HARRISBURG (KDKA) — Ambitious, gutsy, bold – these are the adjectives supporters used to describe Gov. Tom Wolf’s first budget presented to the state legislature on Tuesday.
“The proposal I’m unveiling today is a different kind of budget,” Wolf told lawmakers.
It’s a $29.9 billion balanced budget that cuts some taxes and raises others — and makes education a top priority.
“If Pennsylvania is going to be one of the best places to get an education, we can no longer afford to be one of the worst in funding our schools,” declared Wolf.
Wolf said his budget restores cuts to school districts, and he singled out a teacher who was furloughed during the Corbett years.
“My budget puts teachers like Katie back in the classroom,” he said.
Simultaneously, Wolf said it was time to dramatically reduce property taxes.
“Overall, my budget will reduce the average homeowner’s property taxes by 50 percent, putting more than $1,000 each into their pockets.”
Shortly after his address, KDKA political editor Jon Delano spoke directly to the governor.
Delano: “Governor, when I talk to folks here in western Pennsylvania, nobody, nobody believes you can actually deliver a 50 percent cut in property taxes.”
Wolf: “First of all, I can reduce it 50 percent because that’s what I’m proposing and I’m using the property tax and rent rebate formulas. I’m actually doing that.”
But to deliver lower property taxes and more money for schools, Wolf proposed three tax increases: a 5 percent Marcellus shale tax, a 6.6 percent sales tax, and a 3.7 percent income tax.
Wolf says, on balance, taxes go down for every homeowner who makes under $100,000.
“If you make $65,000 a year, on average, you’re going to have about a 13 percent decrease in your taxes. If you make less than that, you’ll save more,” noted the governor.
But Republican leaders — who control the General Assembly — focused on proposed tax hikes.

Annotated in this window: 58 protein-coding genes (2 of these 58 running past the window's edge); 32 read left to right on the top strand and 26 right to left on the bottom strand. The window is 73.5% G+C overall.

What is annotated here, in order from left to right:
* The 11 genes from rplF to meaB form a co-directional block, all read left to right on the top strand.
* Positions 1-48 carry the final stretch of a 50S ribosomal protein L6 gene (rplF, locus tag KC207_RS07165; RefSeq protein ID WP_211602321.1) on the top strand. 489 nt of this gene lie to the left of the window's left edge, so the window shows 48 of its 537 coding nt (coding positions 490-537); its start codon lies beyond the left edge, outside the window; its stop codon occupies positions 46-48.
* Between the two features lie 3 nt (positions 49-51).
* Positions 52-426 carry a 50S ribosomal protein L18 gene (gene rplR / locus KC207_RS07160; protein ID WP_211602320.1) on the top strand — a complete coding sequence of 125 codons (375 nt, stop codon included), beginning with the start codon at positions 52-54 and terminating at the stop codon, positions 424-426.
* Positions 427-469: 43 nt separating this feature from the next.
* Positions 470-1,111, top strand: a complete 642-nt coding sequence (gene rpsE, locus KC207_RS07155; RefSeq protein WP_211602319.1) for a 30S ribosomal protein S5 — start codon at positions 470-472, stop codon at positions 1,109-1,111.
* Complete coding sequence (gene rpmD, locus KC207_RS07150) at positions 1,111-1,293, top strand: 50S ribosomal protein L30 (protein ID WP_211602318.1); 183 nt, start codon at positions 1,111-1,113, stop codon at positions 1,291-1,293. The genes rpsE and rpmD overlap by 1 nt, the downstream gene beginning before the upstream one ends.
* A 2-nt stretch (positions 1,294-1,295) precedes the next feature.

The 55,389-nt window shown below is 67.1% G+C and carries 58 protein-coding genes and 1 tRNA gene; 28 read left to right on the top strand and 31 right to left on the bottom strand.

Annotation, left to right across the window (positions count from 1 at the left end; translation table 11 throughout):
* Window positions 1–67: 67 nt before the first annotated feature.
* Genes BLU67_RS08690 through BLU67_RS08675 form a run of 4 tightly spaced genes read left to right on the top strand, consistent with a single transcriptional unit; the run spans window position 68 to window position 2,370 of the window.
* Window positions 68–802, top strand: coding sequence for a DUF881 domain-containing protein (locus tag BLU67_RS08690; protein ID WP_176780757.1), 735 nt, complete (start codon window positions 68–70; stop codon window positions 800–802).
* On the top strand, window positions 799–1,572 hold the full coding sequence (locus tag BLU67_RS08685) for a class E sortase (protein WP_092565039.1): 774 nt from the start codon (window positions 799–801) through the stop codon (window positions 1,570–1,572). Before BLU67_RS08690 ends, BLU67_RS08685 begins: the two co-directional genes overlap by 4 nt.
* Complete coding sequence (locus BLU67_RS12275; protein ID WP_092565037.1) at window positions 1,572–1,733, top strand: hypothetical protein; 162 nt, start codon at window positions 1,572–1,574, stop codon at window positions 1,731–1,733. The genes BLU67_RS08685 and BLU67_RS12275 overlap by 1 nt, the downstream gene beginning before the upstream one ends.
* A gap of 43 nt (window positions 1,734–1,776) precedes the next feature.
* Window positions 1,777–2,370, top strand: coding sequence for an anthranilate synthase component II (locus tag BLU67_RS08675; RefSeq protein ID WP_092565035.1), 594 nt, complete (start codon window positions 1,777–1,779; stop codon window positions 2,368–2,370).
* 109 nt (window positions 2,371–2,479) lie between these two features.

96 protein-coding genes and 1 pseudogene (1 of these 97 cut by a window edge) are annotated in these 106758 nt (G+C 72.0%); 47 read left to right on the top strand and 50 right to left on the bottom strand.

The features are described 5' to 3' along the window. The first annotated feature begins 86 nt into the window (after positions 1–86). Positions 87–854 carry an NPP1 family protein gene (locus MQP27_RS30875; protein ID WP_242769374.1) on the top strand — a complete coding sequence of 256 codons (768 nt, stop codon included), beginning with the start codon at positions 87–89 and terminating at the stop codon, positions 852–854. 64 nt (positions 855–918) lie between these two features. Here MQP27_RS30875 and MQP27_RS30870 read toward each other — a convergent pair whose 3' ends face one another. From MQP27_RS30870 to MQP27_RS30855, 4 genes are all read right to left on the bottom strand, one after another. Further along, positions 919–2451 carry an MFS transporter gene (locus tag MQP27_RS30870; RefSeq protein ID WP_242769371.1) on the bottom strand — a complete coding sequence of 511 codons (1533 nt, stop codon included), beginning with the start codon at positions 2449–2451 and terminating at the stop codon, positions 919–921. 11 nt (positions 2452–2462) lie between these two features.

“A 20 percent increase in the personal income tax — a 10 percent increase in the sales tax,” said House Speaker Mike Turzai of Marshall.
To pay for increased funding for education and a reduction in property taxes, Wolf has proposed a higher sales and income tax rate.
Turzai panned the governor’s proposal.
“It was so old school, more money, more taxes, more borrowing, and no out-of-the-box thinking,” he said.
But Wolf told KDKA political editor Jon Delano that he’s not surprised by the Republican reaction.
“I think this is expected, and I’m sure they’re going to roll up their sleeves and we’ll roll up our sleeves and get together,” said Wolf. “But I think they’re going to have a tough time pushing back against the core elements of this which is cutting property taxes.”
The governor says the Republican legislature cannot support part of his budget — like the big reductions he proposed in business taxes — while rejecting other parts.
“It’s part of an overall package and what I’m doing is shifting the whole system to a much fairer approach to taxes,” said Wolf. “So yeah, it’s a package. You can’t cherry pick it or the math starts not working.”
The legislature has until June 30 to pass a budget the governor will sign.